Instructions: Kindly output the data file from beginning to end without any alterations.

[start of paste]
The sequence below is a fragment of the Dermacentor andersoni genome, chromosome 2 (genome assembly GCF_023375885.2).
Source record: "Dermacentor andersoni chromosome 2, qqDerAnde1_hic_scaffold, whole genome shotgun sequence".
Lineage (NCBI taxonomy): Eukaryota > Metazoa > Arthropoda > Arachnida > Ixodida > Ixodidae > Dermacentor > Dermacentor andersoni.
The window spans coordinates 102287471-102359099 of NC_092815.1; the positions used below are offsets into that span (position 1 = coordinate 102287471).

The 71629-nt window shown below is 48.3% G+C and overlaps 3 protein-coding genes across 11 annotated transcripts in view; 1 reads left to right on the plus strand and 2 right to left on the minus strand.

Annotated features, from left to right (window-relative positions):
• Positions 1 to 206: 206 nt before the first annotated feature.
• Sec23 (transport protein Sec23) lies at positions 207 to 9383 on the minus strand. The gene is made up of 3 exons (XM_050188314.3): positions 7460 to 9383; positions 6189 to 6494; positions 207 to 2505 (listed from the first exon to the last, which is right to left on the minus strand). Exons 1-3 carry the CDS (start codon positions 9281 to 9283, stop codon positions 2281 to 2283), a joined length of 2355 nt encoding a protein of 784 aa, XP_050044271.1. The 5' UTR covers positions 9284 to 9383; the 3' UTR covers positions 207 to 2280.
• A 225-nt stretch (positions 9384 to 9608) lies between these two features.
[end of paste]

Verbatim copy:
The sequence below is a fragment of the Dermacentor andersoni genome, chromosome 2 (genome assembly GCF_023375885.2).
Source record: "Dermacentor andersoni chromosome 2, qqDerAnde1_hic_scaffold, whole genome shotgun sequence".
Lineage (NCBI taxonomy): Eukaryota > Metazoa > Arthropoda > Arachnida > Ixodida > Ixodidae > Dermacentor > Dermacentor andersoni.
The window spans coordinates 102287471-102359099 of NC_092815.1; the positions used below are offsets into that span (position 1 = coordinate 102287471).

The 71629-nt window shown below is 48.3% G+C and overlaps 3 protein-coding genes across 11 annotated transcripts in view; 1 reads left to right on the plus strand and 2 right to left on the minus strand.

Annotated features, from left to right (window-relative positions):
• Positions 1 to 206: 206 nt before the first annotated feature.
• Sec23 (transport protein Sec23) lies at positions 207 to 9383 on the minus strand. The gene is made up of 3 exons (XM_050188314.3): positions 7460 to 9383; positions 6189 to 6494; positions 207 to 2505 (listed from the first exon to the last, which is right to left on the minus strand). Exons 1-3 carry the CDS (start codon positions 9281 to 9283, stop codon positions 2281 to 2283), a joined length of 2355 nt encoding a protein of 784 aa, XP_050044271.1. The 5' UTR covers positions 9284 to 9383; the 3' UTR covers positions 207 to 2280.
• A 225-nt stretch (positions 9384 to 9608) lies between these two features.